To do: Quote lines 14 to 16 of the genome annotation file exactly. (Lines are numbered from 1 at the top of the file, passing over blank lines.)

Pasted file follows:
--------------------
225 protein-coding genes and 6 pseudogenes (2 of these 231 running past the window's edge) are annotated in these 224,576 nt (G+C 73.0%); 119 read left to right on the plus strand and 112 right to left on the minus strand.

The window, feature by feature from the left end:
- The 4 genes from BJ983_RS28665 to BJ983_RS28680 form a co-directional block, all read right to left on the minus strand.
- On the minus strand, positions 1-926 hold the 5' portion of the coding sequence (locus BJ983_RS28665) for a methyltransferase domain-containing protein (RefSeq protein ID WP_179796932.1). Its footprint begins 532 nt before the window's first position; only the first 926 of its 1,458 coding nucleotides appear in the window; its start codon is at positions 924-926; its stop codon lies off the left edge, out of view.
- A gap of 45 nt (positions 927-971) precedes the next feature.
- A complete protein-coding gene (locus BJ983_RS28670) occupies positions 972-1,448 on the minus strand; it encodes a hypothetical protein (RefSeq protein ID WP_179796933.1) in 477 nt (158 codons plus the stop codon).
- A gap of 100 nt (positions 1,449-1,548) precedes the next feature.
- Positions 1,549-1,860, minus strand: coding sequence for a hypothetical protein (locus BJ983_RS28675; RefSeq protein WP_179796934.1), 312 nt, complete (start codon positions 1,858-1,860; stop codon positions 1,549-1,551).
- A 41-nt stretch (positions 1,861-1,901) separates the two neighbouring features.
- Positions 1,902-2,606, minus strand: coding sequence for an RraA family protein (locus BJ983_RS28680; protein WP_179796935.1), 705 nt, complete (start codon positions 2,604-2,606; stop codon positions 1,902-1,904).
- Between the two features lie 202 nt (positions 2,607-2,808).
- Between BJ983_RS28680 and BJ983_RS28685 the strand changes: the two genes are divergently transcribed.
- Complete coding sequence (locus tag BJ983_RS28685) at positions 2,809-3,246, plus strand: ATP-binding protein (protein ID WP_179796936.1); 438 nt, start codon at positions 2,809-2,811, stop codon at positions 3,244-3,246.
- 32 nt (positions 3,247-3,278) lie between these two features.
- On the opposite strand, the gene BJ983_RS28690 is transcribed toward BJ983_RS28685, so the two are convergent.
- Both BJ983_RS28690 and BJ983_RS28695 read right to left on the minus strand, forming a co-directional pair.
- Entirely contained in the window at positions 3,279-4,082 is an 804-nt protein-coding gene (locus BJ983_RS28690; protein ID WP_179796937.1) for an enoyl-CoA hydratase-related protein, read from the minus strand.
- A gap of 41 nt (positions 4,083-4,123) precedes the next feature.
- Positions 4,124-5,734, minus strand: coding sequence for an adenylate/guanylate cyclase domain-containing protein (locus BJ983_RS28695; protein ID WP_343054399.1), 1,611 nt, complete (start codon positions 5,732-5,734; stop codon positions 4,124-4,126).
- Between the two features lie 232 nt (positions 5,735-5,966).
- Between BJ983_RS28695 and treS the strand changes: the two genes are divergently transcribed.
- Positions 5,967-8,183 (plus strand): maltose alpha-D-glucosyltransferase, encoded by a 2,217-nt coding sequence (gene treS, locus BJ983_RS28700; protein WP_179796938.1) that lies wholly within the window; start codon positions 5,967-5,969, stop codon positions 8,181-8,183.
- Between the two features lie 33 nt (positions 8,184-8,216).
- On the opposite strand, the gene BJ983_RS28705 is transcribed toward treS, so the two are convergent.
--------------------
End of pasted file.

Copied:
- 32 nt (positions 3,247-3,278) lie between these two features.
- On the opposite strand, the gene BJ983_RS28690 is transcribed toward BJ983_RS28685, so the two are convergent.
- Both BJ983_RS28690 and BJ983_RS28695 read right to left on the minus strand, forming a co-directional pair.